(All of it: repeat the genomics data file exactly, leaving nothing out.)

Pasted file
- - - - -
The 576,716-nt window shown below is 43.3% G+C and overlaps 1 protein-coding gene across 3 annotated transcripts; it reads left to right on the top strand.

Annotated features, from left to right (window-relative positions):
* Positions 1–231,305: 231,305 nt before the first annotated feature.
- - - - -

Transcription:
The 576,716-nt window shown below is 43.3% G+C and overlaps 1 protein-coding gene across 3 annotated transcripts; it reads left to right on the top strand.

Annotated features, from left to right (window-relative positions):
* Positions 1–231,305: 231,305 nt before the first annotated feature.